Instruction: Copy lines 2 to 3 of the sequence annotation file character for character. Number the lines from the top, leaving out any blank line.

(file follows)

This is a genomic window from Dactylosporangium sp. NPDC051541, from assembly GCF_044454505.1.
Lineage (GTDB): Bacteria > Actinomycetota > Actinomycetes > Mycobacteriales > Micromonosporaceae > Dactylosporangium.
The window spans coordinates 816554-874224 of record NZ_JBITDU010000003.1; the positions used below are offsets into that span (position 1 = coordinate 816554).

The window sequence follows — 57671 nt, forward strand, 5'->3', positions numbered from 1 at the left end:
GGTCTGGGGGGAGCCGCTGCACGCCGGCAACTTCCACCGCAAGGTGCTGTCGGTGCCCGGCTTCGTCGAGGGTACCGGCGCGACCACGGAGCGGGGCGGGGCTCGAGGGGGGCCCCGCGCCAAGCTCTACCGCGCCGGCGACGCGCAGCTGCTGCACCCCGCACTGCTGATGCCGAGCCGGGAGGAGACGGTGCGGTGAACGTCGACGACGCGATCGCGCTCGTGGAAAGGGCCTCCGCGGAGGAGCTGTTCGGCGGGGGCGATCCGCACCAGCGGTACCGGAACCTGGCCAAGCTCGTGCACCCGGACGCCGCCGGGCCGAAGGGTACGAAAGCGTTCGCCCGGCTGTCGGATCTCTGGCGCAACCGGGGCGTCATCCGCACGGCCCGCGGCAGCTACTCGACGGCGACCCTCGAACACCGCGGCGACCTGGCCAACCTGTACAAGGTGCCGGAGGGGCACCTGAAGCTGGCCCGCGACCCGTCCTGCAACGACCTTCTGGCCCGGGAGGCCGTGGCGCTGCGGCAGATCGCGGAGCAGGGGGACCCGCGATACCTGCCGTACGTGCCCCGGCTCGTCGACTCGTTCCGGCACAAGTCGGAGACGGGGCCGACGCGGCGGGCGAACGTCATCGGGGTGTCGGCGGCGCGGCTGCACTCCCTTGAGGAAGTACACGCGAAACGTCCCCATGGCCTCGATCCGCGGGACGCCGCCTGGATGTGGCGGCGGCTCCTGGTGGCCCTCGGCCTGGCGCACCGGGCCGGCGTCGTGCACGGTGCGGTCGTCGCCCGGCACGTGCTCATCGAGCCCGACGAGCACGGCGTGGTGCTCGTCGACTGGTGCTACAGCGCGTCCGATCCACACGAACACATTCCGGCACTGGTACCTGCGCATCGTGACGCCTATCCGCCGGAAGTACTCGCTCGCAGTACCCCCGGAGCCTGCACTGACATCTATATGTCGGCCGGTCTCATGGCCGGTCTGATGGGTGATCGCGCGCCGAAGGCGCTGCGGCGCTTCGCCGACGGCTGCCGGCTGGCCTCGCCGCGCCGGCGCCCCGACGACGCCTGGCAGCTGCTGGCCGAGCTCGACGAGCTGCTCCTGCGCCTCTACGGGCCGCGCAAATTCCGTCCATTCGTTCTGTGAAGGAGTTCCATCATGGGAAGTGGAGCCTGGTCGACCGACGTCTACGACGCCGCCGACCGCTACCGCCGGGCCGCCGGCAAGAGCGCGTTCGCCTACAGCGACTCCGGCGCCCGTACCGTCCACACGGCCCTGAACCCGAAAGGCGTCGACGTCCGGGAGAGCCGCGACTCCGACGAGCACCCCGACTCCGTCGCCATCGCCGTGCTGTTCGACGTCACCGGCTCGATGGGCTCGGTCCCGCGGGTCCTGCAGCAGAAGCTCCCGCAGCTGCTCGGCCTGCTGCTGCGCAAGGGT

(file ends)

Lineage (GTDB): Bacteria > Actinomycetota > Actinomycetes > Mycobacteriales > Micromonosporaceae > Dactylosporangium.
The window spans coordinates 816554-874224 of record NZ_JBITDU010000003.1; the positions used below are offsets into that span (position 1 = coordinate 816554).